Right on the outside are the Call and End keys, almost afterthoughts really as they sit nearly on the side edges of the phone. But at least their markings are clear. The use of white on a silver background for the other keys meant that in some lighting conditions I could barely see the markings at all.

There is one more front key worth pointing out – the Multimedia key. Sitting on the right side rocker this opens up a submenu to the phone’s more multimedia oriented applications – picture gallery, music player, video viewer, games, Nokia Maps, the Internet, oh and for some odd reason, your Contacts too.


I’m not sure I quite see the point of this key. All the applications are accessible quickly from the Nokia main menu and while the fancy animated selection process is neat, it doesn’t add anything practical to the application selection process. Still, I’ve seen this before from Nokia, and no doubt I’ll see it again.


Side keys give you access to camera and image playback control, and a volume rocker doubles for camera zooming. These are much more conventional and were fine in everyday use.


If all this sounds very negative, let me quickly mention a feature I love. The rotating screen. It has long been possible to flick screens on some mobiles into landscape format for looking at Web sites and other activities. But the N82 goes a step further, reorienting itself when you twist the phone in your hand. You can turn this feature off if you don’t like it, but I found it rather nice to have the screen oblige automatically.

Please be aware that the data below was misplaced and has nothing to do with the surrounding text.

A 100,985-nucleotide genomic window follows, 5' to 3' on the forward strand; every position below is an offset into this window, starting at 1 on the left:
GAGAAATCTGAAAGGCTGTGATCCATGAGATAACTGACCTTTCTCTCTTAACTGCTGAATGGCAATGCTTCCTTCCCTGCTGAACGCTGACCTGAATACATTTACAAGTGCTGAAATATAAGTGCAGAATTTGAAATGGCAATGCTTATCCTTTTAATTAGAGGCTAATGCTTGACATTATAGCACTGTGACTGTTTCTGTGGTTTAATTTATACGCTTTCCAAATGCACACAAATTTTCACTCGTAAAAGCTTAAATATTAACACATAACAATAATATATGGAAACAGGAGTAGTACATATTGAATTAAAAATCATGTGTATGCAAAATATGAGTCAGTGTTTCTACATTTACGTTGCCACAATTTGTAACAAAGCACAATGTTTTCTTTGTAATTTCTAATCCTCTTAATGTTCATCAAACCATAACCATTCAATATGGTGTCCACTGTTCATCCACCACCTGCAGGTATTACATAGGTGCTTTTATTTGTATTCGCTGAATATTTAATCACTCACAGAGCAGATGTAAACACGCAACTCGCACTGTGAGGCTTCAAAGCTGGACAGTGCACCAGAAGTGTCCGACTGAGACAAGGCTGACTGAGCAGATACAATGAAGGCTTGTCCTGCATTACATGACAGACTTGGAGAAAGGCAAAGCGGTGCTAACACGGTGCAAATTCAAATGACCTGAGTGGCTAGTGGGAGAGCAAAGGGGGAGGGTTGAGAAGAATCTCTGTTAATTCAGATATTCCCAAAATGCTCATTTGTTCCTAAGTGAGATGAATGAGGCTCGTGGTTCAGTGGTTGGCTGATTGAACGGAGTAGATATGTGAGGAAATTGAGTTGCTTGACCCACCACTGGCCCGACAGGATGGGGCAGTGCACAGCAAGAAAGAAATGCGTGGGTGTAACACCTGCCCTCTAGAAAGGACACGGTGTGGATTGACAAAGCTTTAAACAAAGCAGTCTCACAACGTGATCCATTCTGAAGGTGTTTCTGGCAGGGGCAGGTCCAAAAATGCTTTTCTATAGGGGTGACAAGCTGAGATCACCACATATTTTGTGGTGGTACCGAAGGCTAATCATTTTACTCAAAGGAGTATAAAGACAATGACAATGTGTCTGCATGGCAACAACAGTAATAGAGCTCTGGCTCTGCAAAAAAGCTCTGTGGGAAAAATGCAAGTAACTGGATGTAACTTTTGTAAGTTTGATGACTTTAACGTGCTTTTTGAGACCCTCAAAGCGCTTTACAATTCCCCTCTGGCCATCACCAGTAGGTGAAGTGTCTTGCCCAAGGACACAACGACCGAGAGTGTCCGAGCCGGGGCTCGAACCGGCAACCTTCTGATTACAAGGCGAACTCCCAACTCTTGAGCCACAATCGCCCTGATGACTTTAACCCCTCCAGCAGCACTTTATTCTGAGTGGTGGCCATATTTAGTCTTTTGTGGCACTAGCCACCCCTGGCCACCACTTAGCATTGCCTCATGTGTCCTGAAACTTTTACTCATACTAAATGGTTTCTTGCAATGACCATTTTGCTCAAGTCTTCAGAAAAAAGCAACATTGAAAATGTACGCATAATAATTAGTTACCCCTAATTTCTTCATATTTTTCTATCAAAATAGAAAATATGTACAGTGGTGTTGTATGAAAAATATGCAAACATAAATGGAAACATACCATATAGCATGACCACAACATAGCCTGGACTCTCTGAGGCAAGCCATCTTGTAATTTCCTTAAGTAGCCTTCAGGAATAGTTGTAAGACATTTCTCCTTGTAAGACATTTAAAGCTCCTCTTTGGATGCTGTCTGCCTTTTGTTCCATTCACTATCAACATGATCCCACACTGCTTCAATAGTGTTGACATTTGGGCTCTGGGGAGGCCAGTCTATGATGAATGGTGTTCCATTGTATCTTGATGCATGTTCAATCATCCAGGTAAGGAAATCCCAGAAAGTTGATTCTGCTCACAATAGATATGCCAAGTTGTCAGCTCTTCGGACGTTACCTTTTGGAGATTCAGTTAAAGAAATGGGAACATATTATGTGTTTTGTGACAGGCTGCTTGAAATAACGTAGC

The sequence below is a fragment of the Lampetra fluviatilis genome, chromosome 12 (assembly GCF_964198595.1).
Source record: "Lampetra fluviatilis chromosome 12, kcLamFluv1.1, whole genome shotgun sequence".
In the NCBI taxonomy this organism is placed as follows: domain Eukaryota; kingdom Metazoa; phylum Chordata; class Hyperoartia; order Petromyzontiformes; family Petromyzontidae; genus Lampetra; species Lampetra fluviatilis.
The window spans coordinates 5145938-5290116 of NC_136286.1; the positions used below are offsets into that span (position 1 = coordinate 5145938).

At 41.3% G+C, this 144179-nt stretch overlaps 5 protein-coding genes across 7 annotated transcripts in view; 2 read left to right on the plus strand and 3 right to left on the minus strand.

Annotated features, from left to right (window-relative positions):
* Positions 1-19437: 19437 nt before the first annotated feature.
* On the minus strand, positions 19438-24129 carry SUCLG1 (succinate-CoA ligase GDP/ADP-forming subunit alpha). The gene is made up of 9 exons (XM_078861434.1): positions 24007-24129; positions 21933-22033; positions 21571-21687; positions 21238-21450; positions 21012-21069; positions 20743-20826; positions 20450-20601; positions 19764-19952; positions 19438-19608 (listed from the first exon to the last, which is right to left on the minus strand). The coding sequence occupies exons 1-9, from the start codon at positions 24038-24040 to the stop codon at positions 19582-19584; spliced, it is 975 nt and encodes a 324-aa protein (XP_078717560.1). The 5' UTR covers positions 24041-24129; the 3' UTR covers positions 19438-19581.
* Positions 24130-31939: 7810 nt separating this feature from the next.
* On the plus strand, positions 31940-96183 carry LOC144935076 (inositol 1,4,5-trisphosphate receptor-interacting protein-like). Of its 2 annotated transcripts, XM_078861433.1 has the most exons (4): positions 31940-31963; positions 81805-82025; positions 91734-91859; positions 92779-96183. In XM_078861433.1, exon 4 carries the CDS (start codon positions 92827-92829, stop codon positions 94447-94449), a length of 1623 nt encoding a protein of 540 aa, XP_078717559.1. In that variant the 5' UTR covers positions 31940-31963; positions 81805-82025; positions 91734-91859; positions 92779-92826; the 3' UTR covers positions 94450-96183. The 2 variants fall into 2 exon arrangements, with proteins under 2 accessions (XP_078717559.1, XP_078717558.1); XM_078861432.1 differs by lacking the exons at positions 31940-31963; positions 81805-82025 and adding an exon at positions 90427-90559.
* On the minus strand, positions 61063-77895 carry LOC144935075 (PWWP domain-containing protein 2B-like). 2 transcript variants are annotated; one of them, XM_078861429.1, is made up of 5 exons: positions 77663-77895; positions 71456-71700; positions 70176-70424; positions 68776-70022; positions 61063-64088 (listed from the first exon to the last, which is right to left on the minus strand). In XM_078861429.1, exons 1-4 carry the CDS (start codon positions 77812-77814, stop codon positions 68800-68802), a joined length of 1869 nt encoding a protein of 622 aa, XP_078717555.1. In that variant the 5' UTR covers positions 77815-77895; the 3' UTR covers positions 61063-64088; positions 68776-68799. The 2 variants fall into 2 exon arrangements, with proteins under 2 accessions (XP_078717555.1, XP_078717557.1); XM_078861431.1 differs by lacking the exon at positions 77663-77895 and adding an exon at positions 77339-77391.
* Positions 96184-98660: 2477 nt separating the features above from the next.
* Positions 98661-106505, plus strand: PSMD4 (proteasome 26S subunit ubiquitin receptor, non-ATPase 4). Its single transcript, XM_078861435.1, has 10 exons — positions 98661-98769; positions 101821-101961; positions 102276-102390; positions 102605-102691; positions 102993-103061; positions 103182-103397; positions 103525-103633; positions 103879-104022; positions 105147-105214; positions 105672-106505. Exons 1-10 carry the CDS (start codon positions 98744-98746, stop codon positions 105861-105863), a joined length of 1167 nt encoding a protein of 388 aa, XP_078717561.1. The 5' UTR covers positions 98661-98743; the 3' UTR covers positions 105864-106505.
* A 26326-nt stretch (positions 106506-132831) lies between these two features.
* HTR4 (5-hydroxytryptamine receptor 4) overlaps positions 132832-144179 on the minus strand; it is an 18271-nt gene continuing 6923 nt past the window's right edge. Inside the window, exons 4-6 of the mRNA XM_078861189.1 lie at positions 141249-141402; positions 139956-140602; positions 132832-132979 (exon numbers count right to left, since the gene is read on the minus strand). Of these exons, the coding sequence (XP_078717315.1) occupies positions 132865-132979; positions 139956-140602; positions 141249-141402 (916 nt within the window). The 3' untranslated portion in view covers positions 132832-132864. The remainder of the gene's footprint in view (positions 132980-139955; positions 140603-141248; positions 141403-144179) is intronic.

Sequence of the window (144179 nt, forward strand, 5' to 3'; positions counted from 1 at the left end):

I also like the Wi-Fi. This is fast becoming a standard feature in Nokia’s higher end phones, but that doesn’t make it any less welcome here. Scanning for networks and hopping on is extremely easy, and from there the mobile Web is only a couple of button presses away.


The Wi-Fi nicely complements the 3G with HSDPA support for faster download over the air. Tri-band GSM with GPRS is here for those times when you are out of 3G or Wi-Fi coverage. Oh – and there is GPS built in too, for use with the already noted Nokia Maps.